Monday, September 22, 2008

Waltrip Repels The Bowyer Curse

Nothing solves a problem like success. It has been a while since Michael Waltrip could say that about his NASCAR career. Monday on This Week In NASCAR, he made the most of it.

Series host Steve Byrnes knows how to handle the panelists regardless of their good or bad days at the track. This week, Byrnes had Chad Knaus coming-off a fifth place finish and Michael Waltrip still over-the-moon about a top ten at Dover.

One of Waltrip's top TV assets is the ability to poke fun at himself. Several weeks ago when ESPN made extensive use of Clint Bowyer's derogatory comments about Waltrip's driving ability, Byrnes let Waltrip talk about it on the show. The results were hilarious.

This week, Waltrip closed that circle by relating the fact that Bowyer had approached him after Dover and said "maybe you can still drive." That really put the ESPN hype in the correct perspective. What a smart way to put that to bed.

One key issue in this TV series continues to be too much pre-recorded content. This week, it was a feature on Jeff Burton's career comeback and then his weekend in Dover. Ironically, last week this "Chase" feature was on Bowyer.

While this may fit a broader agenda of exposing The Chase drivers to casual fans, viewers watching this program know all of them and would have been better-served with other content.

When the SPEED executives grudgingly allowed TWIN to flip the program format, they could not have imagined the impact it would have. This episode was a good example. After letting Waltrip and Knaus get warmed-up with a discussion of Dover, the transition to a preview of Kansas resulted in some great conversation. Both panelists contributed observations from their own unique perspectives without missing a beat.

Humpy Wheeler continued with his stream-of-consciousness feature that is often strangely fascinating. Recently added to TWIN, Wheeler just shows-up in a pre-recorded feature and talks about something. This week he talked about The Chase in a monologue that ran the gamut from barometric pressure to world peace and all made sense.

The only national NASCAR series carried on SPEED is the Craftsman Trucks. It is no secret that this series is in deep trouble. There has been no sponsor announced for next season, Dodge has withdrawn factory support and on Saturday night in Las Vegas there was a field of only 31 starters.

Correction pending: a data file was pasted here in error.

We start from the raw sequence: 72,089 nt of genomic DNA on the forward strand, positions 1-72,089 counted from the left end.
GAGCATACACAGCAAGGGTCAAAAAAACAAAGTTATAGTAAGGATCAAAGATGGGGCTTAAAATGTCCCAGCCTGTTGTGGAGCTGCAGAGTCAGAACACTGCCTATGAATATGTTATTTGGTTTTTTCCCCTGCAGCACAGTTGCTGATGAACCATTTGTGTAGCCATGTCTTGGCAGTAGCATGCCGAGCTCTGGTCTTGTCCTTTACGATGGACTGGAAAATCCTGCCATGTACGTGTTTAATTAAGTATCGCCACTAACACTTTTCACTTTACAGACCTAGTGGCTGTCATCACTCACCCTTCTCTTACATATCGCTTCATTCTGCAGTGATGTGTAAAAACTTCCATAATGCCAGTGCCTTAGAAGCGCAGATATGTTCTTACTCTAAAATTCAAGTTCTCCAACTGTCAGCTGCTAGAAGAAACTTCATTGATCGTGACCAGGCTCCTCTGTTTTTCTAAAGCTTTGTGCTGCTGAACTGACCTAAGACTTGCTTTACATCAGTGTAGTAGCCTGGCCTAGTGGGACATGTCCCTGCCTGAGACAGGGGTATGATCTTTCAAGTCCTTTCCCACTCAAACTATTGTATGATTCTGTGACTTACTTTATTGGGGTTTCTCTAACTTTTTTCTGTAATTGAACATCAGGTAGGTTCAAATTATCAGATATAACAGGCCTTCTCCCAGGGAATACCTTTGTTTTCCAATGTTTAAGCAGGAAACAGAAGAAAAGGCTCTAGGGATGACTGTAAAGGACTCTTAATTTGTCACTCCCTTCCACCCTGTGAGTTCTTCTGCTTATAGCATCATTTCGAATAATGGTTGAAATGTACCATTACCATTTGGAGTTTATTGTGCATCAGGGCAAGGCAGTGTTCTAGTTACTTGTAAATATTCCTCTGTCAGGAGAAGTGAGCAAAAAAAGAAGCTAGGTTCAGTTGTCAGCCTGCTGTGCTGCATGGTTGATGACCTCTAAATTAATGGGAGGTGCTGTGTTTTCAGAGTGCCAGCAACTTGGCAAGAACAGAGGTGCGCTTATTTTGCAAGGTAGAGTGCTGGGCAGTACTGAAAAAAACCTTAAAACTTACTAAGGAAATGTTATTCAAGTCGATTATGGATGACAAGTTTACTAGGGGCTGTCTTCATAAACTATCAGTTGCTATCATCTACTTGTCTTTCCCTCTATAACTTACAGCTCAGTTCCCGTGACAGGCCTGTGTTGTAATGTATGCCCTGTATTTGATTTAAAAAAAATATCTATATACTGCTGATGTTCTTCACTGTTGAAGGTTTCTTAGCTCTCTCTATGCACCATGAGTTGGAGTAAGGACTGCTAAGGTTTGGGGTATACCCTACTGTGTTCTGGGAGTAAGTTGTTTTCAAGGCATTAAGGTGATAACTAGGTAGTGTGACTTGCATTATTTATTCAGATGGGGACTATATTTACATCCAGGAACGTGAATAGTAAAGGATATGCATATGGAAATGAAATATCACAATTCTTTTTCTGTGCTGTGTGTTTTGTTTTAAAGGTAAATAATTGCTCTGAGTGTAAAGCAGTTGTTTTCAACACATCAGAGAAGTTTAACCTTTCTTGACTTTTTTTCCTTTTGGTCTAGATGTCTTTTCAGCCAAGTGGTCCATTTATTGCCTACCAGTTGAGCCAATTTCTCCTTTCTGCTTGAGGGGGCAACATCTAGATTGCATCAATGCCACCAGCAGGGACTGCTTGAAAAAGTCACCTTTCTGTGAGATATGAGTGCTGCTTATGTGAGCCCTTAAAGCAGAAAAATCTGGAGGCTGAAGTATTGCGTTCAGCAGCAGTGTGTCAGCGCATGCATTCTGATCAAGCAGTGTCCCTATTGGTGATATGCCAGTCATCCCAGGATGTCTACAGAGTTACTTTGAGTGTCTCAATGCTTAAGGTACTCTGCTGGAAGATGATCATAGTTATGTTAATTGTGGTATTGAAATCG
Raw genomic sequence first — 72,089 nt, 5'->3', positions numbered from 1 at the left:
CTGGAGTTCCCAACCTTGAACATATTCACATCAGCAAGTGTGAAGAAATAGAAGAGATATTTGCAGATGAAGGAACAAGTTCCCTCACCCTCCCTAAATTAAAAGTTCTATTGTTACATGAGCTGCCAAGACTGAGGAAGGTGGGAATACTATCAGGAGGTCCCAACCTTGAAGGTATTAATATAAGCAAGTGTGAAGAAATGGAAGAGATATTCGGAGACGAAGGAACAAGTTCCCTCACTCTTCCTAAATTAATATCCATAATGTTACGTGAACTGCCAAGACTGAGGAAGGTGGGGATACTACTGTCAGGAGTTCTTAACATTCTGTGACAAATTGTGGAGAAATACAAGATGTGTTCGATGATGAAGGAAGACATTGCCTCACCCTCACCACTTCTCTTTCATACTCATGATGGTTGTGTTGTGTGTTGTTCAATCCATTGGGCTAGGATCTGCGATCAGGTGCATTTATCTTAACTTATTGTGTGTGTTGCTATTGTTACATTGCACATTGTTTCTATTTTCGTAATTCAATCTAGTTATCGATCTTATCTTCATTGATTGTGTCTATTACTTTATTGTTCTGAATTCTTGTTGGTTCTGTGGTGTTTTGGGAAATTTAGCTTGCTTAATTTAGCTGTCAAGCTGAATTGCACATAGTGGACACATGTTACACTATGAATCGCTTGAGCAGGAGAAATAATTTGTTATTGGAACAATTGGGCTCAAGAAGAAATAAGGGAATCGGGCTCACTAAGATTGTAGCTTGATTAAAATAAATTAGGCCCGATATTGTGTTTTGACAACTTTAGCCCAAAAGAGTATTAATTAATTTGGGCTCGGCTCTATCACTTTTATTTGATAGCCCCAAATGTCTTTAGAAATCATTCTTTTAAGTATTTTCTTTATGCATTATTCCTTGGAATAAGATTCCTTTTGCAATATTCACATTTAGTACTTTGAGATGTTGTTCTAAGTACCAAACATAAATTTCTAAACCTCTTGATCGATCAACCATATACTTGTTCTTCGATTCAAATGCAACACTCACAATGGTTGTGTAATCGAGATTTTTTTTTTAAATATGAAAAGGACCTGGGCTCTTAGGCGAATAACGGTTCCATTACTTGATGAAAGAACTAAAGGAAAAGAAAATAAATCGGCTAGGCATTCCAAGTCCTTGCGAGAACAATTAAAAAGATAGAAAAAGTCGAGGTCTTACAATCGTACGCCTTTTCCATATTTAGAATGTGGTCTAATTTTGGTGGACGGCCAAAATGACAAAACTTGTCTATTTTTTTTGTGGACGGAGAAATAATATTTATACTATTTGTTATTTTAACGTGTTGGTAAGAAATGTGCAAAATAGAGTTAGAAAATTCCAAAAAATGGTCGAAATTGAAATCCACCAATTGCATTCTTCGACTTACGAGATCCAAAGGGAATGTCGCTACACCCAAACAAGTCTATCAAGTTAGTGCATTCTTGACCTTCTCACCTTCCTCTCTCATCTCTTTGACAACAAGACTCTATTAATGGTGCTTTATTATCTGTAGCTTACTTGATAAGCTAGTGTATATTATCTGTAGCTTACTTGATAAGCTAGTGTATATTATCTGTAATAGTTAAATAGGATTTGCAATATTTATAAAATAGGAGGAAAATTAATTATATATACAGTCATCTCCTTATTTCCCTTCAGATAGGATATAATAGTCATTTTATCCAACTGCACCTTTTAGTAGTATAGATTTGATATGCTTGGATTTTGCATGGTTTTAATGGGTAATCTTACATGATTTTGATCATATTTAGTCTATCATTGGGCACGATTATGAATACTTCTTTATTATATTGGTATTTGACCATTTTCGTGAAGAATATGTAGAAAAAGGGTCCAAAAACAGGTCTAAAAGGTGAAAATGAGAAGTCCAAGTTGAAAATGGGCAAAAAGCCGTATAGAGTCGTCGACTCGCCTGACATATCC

Sooner or later, it is going to occur to someone at either SPEED or The NASCAR Media Group that devoting more time on TWIN to the Truck Series is perhaps a good idea. This week the trucks once again had a side-by-side duel to the finish line that resulted in veteran Mike Skinner getting his first win of the season.

TWIN did not have one moment of a winner's interview with Skinner. The video highlights consisted of Johnny Benson hitting the wall and then the final two turns of the race. Coupled with ESPN's horrible treatment of the trucks on NASCAR Now, what chance does this series have without the exposure of two of NASCAR's "official" TV series?

This is the first stretch run for This Week In NASCAR and with some small changes it certainly can continue to keep the momentum high through November. While fans might have been disappointed that Greg Biffle was not added on this episode as a third panelist, perhaps SPEED might consider heading in that direction for 2009.

Biffle will return next week with Waltrip and Byrnes as another episode of TWIN hits the air Monday at 8PM Eastern Time.

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"NASCAR Now' Rearranges The Furniture

When the NASCAR Now program first began in 2007, the on-air personalities sat behind a huge desk that dwarfed the announcers on the set. As the first season progressed, it was clear that the huge desk approach was not working.

This season, the Monday roundtable panelists perch on high stools in the studio. During the week, the on-air talent stands in front of a brand new set. The Tuesday through Sunday shows were going just fine, but the Monday show still needed some changes.

When the program featured female panelists, the "bar stools" were perhaps not the most graceful on-air approach for the hour. Also, on-air personalities with different body types from Brad Daugherty to David Poole were not well-served by trying to remain stylishly perched on their own little on-air "island."

This week ESPN2 unveiled the solution. Enter the huge desk once again. Host Allen Bestwick tried to smile, but the dynamic of the panel had changed a bit. Media guest Mike Massaro was now to Bestwick's left, while Boris Said and Ray Evernham were sitting at opposite ends of the huge desk. It will be interesting to see if this new interior design yields positive benefits for the panel.

At this time of the season, everyone is tired from the NASCAR teams to the TV crews. If there is one person who has a good excuse where being tired is concerned, it is Bestwick. He has been everywhere for ESPN and turned in a yeoman's performance for the company this year. Each week for Bestwick is capped-off by his appearance on NASCAR Now.

Massaro was once again informative and opinionated. If there is a change for next season, it may well be Massaro that steps into the host role on this program. After all the years of working diligently for ESPN, Massaro this season has been extending his credibility well beyond pit road with good results.

Boris Said has been focusing on keeping his on-air comments brief and it has paid-off with a much better presence on this program series. Said has a diverse motorsports background and works best when he has someone like Evernham to converse with on racing topics.